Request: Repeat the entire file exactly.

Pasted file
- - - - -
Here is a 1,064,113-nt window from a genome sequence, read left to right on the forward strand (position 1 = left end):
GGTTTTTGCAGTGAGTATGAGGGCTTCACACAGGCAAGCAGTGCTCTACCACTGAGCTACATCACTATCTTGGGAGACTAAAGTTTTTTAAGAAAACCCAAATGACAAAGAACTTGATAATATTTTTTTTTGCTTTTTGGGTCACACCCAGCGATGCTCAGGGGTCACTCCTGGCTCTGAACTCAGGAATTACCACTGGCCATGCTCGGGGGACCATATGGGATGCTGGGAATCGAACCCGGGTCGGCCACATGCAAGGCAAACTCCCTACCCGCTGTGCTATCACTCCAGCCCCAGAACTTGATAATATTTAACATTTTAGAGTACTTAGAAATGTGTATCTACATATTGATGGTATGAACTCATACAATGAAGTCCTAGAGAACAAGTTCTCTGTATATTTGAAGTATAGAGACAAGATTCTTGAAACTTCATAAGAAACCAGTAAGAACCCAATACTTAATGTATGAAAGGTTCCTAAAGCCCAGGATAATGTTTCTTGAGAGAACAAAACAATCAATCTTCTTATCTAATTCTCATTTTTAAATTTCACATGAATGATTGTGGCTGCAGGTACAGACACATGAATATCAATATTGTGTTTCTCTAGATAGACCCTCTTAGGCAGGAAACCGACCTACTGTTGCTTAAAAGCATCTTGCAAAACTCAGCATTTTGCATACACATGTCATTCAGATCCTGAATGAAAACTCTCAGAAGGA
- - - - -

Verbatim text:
Here is a 1,064,113-nt window from a genome sequence, read left to right on the forward strand (position 1 = left end):
GGTTTTTGCAGTGAGTATGAGGGCTTCACACAGGCAAGCAGTGCTCTACCACTGAGCTACATCACTATCTTGGGAGACTAAAGTTTTTTAAGAAAACCCAAATGACAAAGAACTTGATAATATTTTTTTTTGCTTTTTGGGTCACACCCAGCGATGCTCAGGGGTCACTCCTGGCTCTGAACTCAGGAATTACCACTGGCCATGCTCGGGGGACCATATGGGATGCTGGGAATCGAACCCGGGTCGGCCACATGCAAGGCAAACTCCCTACCCGCTGTGCTATCACTCCAGCCCCAGAACTTGATAATATTTAACATTTTAGAGTACTTAGAAATGTGTATCTACATATTGATGGTATGAACTCATACAATGAAGTCCTAGAGAACAAGTTCTCTGTATATTTGAAGTATAGAGACAAGATTCTTGAAACTTCATAAGAAACCAGTAAGAACCCAATACTTAATGTATGAAAGGTTCCTAAAGCCCAGGATAATGTTTCTTGAGAGAACAAAACAATCAATCTTCTTATCTAATTCTCATTTTTAAATTTCACATGAATGATTGTGGCTGCAGGTACAGACACATGAATATCAATATTGTGTTTCTCTAGATAGACCCTCTTAGGCAGGAAACCGACCTACTGTTGCTTAAAAGCATCTTGCAAAACTCAGCATTTTGCATACACATGTCATTCAGATCCTGAATGAAAACTCTCAGAAGGA